My high school used to do a news program of sorts that was to be run during study hall on the same TVs that the "Channel One News" also was shown. Sadly the equipment and technique was shoesring at best. Two people sat in a very dark blue set and read off the news off cards stuck to poster boards in front of the camera (not so much cue cards, as the text was still too small to read). The news was actually the same annoumcements the pricipal would've told us in the morning, so it was old by the time we would see this (though the program was taped a day earlier afterschool). The equipment was two VHS camcorders hooked into a JVC A/V mixer of sorts, sporting a few S-VHS decks, two or three monitors and a JVC character generator, capable of only one font, one color, four sizes, that's all! They used to try to do a kind of switchign between cameras via an A/V switcher, but just went with one camera that they would have to pause and un-pause for the cuts.

When I tried out for the staff, they didn't care for me to read the news as I couldn't read their stupid handwriting, rather would've prepaired beforehand but they didn't have time for that anyway. I otherwise made suggestions for what I felt would've spruced up the whole news thing completely, but they had to go off on stating the typical "It would cost money!"

Sometime after I left school years later I found out somehow they actually got to do the weather forecast, I think they stolen my ideas (or else they finally got money)!

Growing up during that time, I would buy issues of Videomaker Magazine I would fine just a couple blocks down at a convenient store, and read up on the latest news and products such as the Video Toaster and the Videonics gear. Did the CPF folks ever had that? I used to have dreams of having the Videonics MX-1 in bed with me! Back then, I was rather psyched up for wanting to get into that, but hardly found any perfect resources or help at all locally. Best I've done was spent $100 on a Krasnogorsk K-3 16mm camera.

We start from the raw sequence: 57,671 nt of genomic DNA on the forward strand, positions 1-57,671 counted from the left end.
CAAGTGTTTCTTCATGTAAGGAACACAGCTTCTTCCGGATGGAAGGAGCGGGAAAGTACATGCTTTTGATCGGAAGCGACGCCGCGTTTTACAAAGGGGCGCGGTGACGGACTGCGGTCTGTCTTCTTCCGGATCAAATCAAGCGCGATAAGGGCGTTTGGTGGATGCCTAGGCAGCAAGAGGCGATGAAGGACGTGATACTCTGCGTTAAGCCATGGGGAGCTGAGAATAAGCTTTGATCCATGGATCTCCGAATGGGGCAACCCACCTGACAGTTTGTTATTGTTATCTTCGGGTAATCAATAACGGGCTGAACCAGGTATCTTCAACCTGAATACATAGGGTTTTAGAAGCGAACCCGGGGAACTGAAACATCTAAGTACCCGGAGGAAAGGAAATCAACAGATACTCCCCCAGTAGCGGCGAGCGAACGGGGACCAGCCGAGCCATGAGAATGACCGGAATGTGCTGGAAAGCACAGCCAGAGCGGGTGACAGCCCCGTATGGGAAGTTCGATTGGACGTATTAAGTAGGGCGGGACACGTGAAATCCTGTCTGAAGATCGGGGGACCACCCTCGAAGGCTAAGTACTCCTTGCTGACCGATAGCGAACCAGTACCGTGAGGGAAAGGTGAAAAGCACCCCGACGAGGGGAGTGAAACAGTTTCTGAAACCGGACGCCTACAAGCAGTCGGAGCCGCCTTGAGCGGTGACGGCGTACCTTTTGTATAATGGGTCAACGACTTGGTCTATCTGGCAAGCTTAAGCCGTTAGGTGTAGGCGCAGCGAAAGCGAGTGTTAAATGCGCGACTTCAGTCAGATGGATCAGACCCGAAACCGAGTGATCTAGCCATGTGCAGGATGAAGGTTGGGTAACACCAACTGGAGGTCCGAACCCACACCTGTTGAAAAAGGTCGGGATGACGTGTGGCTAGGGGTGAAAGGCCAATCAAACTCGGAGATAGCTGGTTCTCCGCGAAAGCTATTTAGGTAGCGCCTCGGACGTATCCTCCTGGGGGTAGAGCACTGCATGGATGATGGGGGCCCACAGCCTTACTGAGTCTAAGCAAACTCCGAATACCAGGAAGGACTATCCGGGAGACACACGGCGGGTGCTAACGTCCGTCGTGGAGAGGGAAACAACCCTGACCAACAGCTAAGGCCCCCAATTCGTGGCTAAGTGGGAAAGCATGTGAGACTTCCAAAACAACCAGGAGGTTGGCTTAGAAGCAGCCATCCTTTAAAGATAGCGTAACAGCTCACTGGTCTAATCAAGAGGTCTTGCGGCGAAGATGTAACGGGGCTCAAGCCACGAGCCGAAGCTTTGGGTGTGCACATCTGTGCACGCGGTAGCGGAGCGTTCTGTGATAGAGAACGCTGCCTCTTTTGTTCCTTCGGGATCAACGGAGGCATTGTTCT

Lately with the rise of non-linear editing programs for computers like Adobe Premiere as well as other cool software like After Effects, it makes me want to get back into it all over again (now that I have the software, but not the know-how). I'm also striving to become an animator as well, namely as I tend to favor that side too well and know how I want to go about it.

Hell I might even go back to my old high school if they can make me an assitant in their film class if needed. Kinda want to see what the li'l squirts are working on these days.

Tohoscope said...

I'm always bidding on MX-1s on eBay, one day I'll get one.

We've finally reached the point where desktop video and desktop DVD authoring is available to anybody who wants to make movies and sell/distribute them. I'm excited by the possibilities. Anybody can make a film these days, and it'll be interesting to see what comes out of this easy access to cheap and/or next to nothing tools that are out there.

I picked up a copy of Toon Boom last year and I'm gonna try my hand at some animation, too. It'd be a shame not too at least try.

Chris Sobieniak said...

It's true about how the world is today now that digital applications for filmmaking are now available to the masses.

As for animation programs, I have several installed on my system, Flash, Toonz, Animo, Maya and such, though I stil need to find the time to use them.

Toonz and Animo are 2-D programs that are used reguarly in traditional hand-drawn animation by many studios currently. You would scan drawings in you do by hand and then color them through "Digital Ink & Paint" before composite\ing them later, or output it elsewhere for post-production.

I also have the necessary equipment to do that type of animation (a 12-field aniamtion disc with table) as well as some supplies, though I would need to buy more in order to have enough to learn privately from.